Struts and wheel bearings can fail at higher mileage. Replacing one wheel bearing costs from $260 to $370. The cost to replace both front struts is around $580-$840.

The service bulletin T-SB-0087-09 for the 2009 Corolla / Matrix describes a brief knocking/rattling noise from the 2ZR engine when started cold. According to the bulletin, it's caused by a faulty camshaft timing gear assembly (VVT gear). The VVT gear must be replaced to correct the problem. The repair costs from $380 to $590. There are a few videos on Youtube showing the repair.

A faulty starter motor can cause the vehicle not to start; it would only produce a single click. In cases like this, the battery must be tested first. Corroded battery terminals can also cause this problem. Replacing a starter motor will cost from $250 to $520; it's also a fairly simple job.

A failing alternator can cause the battery to be low on charge and the battery warning light to come on while driving. Replacing an alternator will cost 0.7-1.0 hours of labor plus the part.

2.4L engine: Toyota issued Warranty Enhancement Program ZE7 to address excessive oil consumption in the 2AZ engine. Check with a Toyota dealer if your vehicle is eligible. This forum has some information. There have also been numerous complaints about stripped threads in the cylinder block for the head bolts in the 2AZ 2.4L engine. The repair is expensive; watch this video. From the information we have, both of these problems were reported in the 2009 model year of this generation, that in our view should be avoided. Check for recalls at the NHTSA website.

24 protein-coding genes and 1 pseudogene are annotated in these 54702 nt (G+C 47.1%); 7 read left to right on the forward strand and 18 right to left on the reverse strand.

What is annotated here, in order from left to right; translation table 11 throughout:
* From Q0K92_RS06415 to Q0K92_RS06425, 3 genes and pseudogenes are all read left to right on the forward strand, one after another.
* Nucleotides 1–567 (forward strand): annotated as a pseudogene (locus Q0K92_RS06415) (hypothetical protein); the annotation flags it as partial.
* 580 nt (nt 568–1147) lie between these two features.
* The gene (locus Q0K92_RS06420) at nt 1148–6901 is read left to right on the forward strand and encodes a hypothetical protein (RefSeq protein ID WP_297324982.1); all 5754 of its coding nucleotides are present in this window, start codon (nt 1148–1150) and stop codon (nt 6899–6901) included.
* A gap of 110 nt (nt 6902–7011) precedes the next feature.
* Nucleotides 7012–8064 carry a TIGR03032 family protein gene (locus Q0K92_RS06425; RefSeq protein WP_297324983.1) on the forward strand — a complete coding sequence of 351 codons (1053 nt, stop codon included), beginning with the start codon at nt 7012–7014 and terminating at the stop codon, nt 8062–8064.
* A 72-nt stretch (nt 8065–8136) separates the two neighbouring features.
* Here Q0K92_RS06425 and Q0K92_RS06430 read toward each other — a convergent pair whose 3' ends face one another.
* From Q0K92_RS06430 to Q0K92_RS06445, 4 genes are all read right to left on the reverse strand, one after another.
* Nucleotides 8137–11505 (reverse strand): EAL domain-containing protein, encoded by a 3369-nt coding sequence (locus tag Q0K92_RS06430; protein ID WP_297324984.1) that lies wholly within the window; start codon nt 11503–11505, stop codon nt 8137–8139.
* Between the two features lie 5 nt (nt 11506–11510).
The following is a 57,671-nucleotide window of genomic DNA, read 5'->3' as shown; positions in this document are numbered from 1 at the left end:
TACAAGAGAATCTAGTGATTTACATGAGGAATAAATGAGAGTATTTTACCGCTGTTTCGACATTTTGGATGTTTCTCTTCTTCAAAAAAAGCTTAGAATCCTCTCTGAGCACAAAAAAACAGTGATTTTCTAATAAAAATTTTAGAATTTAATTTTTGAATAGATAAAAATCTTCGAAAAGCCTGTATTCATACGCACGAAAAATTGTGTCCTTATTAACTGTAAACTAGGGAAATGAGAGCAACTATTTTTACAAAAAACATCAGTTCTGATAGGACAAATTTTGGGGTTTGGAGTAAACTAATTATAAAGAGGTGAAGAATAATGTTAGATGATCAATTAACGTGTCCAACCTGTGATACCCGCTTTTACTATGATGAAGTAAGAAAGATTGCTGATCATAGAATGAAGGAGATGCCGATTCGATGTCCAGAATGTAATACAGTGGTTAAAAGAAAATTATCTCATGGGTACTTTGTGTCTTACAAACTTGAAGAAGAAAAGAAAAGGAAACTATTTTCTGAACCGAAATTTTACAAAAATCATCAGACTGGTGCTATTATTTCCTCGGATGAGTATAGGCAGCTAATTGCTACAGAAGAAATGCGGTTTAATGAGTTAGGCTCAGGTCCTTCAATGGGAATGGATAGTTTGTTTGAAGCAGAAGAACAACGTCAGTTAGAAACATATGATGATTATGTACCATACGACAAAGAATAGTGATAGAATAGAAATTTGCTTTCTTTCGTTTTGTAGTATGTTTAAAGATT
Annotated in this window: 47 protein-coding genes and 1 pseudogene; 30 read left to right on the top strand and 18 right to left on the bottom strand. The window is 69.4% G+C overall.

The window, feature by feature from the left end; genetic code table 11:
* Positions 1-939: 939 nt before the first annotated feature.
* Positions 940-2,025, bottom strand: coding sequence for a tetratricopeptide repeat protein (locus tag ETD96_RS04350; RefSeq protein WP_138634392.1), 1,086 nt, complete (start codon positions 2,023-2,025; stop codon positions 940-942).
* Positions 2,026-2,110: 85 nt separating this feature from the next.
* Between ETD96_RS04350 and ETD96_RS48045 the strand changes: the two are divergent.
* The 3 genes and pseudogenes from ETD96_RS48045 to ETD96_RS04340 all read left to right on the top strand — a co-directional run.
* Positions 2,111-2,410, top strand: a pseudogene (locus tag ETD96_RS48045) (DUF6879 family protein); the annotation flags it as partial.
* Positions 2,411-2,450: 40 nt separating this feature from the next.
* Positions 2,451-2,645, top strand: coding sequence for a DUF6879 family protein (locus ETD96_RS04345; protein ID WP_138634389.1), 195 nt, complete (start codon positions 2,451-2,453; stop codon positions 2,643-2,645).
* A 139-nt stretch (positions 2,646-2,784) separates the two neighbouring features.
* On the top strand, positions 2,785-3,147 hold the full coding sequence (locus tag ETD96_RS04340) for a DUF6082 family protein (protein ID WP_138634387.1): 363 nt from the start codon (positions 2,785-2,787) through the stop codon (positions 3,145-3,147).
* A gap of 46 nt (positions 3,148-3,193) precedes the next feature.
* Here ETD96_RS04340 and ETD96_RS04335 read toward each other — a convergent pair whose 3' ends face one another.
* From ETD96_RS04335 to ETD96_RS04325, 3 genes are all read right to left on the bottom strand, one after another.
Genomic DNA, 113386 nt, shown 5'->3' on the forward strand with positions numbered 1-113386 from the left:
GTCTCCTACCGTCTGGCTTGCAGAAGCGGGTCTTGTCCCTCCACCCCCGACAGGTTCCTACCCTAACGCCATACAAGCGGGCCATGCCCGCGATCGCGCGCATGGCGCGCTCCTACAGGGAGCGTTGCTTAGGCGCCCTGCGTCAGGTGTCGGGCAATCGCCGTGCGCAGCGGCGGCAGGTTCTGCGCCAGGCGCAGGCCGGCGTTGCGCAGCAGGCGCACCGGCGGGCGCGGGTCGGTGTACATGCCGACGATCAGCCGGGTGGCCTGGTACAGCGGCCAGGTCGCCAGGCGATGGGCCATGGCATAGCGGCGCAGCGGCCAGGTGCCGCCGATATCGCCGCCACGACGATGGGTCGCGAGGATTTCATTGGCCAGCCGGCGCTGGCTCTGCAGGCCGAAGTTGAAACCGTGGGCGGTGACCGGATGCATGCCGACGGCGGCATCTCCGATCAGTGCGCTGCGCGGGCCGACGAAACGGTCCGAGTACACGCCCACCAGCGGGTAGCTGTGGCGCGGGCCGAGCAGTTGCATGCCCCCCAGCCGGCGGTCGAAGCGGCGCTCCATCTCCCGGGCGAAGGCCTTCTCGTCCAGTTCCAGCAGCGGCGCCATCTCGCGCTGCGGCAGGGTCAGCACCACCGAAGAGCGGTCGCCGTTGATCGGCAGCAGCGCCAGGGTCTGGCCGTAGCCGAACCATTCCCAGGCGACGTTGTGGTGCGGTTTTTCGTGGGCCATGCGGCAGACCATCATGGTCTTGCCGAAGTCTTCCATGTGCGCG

Engines: The base engine is a 132-hp 1.8L DOHC 2ZR-FE (same as in the Corolla).
Toyota Matrix 1.8L engine 2012 Toyota Matrix 1.8L engine larger view
It's a durable engine that can last long with good care. Watch this video about the Toyota Corolla with over 500,000 miles; it has the same engine.
An optional 158-hp 2.4L 4-cylinder 2AZ-FE engine was available in S, XRS and XR (Canada) trims. There were some complaints about oil consumption and stripped threads in the cylinder block in the 2009 model year. The 1.8L engine is a more reliable choice in our view, although it needs to be maintained well to last.

Timing belt or chain? Both, the 2ZR-FE and 2AZ-FE use a maintenance-free timing chain; there is no timing belt. The timing chain only needs to be replaced if it's stretched.

Fuel economy The EPA rates the 2009-2013 1.8L Matrix with a manual transmission at 26 mpg (9.0 L/100 km) city and 32 mpg highway (7.4 L/100 km). The 1.8L Matrix auto gets 25 mpg city, 31 mpg highway. This means that on a long trip, you can travel in the 1.8L Matrix with an automatic transmission for up to 396 miles (697 km) on one tank of gas. The 2009-2013 Matrix with a 2.4L engine auto is rated at 21/29 mpg.